|Lived:||October 21, 1886—October 5, 1993 (aged 106)|
Clara Chan Lee was a Chinese-American suffragist, women’s rights activist, and community leader.
Born on October 21, 1886, in Portland, Oregon, to the Rev. Chan Hon Fun and Ow Muck Gay, both Chinese immigrants, Clara moved to Oakland, California, with her parents in the early twentieth century. She eventually married Charles Goodall Lee, the first licensed Chinese-American dentist in the United States.
After California passed woman suffrage in 1911, Lee, along with Emma Tom Leung, became the first Chinese-American woman to register to vote that same year. Tye Leung Schulze became the first Chinese-American woman to vote in 1912.
Lee founded the Chinese Women’s Jeleab [self-reliance] Association in 1913. The Jeleab Association, which was named after an Anglicized Chinese word, was meant to be an advocacy group and social club for Chinese women in the San Francisco and Oakland areas. While the organization disbanded a few years after its founding, the spirit of activism and community-building had already taken root. Also a member of the YWCA, the International Institute, and the Fidelis Coterie, Lee was an active part of the Chinese American community in Oakland for most of her life.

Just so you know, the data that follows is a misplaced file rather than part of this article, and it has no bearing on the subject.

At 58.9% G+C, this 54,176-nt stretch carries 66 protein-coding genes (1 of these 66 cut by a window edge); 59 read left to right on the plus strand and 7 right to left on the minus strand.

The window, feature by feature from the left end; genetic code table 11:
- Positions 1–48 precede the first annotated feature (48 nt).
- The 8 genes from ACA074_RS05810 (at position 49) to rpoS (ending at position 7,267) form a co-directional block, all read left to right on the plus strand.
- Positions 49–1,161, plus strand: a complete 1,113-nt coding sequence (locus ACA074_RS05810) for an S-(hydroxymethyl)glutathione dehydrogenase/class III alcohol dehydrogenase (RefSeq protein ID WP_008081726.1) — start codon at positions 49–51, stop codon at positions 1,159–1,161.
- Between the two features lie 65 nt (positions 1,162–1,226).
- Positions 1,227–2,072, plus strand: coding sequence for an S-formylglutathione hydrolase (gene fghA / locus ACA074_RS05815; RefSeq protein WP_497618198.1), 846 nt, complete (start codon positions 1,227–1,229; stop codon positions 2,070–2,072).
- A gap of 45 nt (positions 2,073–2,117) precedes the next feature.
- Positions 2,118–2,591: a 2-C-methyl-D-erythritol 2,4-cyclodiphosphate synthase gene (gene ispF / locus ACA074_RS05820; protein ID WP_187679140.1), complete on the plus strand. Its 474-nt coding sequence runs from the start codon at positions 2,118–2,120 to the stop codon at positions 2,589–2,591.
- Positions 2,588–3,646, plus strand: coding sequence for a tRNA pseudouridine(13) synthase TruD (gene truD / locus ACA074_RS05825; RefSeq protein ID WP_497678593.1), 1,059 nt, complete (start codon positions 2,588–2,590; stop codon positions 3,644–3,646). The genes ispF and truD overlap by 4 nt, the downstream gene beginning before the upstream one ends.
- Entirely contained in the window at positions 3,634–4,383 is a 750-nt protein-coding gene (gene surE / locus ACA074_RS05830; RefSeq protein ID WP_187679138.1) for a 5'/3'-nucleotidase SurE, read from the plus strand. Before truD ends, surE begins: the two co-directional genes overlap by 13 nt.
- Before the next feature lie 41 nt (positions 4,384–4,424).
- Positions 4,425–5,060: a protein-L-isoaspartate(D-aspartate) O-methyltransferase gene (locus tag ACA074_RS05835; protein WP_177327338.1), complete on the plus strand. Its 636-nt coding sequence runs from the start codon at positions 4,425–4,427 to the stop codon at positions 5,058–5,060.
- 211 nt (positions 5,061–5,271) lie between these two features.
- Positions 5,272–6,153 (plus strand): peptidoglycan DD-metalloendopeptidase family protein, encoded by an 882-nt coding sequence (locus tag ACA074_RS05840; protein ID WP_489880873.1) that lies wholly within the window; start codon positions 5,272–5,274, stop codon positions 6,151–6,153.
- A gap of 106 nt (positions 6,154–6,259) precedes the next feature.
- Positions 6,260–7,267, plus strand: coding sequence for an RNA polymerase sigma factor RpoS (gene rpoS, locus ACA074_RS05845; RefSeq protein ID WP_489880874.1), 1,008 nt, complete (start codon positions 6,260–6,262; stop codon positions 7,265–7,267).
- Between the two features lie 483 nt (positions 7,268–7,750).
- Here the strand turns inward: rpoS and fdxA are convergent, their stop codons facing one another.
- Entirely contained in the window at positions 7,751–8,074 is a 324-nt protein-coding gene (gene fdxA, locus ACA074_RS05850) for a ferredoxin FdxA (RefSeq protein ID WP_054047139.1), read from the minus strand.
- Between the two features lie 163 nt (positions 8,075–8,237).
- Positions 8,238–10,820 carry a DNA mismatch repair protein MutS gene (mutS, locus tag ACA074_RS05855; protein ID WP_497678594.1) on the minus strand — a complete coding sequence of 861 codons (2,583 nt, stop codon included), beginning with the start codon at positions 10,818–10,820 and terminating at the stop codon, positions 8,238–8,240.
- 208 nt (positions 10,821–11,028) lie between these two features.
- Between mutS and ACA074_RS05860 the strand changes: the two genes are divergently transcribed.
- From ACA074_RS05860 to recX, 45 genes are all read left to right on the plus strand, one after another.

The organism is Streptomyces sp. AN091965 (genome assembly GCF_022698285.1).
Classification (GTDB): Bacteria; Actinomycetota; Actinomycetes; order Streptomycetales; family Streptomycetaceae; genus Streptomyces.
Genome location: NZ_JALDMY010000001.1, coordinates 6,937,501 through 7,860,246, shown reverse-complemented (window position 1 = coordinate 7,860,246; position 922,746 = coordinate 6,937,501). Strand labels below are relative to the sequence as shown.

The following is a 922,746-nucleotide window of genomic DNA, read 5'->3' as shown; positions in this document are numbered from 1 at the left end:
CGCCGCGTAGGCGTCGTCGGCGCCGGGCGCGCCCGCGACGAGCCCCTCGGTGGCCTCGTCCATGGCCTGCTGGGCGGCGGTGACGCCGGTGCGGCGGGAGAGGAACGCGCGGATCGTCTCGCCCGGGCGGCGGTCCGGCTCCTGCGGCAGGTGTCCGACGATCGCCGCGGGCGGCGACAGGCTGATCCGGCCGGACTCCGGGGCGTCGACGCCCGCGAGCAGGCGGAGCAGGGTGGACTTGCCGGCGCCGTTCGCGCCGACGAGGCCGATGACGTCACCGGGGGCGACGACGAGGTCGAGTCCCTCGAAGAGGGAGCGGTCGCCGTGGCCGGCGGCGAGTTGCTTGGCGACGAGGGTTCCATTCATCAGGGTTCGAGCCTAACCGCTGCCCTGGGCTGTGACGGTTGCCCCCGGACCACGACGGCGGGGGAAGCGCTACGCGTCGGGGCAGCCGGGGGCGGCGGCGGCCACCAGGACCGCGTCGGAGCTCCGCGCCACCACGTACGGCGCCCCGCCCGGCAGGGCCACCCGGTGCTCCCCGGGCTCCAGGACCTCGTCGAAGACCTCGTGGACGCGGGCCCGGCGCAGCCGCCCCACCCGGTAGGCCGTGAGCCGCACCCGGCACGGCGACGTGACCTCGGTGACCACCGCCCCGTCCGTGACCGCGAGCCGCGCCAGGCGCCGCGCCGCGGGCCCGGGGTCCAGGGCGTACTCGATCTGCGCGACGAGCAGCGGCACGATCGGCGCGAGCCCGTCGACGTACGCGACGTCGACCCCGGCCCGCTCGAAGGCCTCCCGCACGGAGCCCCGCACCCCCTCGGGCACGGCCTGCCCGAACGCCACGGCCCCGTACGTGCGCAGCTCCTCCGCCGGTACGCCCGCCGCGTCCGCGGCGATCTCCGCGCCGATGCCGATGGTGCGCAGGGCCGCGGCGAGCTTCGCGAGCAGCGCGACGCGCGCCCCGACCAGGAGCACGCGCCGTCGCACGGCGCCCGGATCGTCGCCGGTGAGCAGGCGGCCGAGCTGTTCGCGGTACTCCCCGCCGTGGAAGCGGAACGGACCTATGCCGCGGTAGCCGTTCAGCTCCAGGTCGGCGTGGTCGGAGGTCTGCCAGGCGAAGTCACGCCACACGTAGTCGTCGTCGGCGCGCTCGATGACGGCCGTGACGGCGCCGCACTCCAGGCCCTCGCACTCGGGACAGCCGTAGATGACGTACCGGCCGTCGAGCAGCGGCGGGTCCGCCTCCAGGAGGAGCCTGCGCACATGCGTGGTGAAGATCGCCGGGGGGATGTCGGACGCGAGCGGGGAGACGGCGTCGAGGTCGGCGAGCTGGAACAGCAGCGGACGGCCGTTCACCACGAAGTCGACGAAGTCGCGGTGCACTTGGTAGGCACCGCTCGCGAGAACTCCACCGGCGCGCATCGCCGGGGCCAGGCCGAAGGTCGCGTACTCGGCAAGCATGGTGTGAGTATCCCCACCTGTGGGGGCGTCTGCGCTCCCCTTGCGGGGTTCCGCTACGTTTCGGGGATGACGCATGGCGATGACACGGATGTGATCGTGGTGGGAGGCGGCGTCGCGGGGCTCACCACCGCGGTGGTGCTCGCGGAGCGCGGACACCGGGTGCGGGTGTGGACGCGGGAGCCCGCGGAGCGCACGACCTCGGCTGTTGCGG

Clara Chan Lee died on October 5, 1993 at the age of 106.
Yung, Judy. Unbound Feet: A Social History of Chinese Women in San Francisco. Berkely: University of California Press, 1995.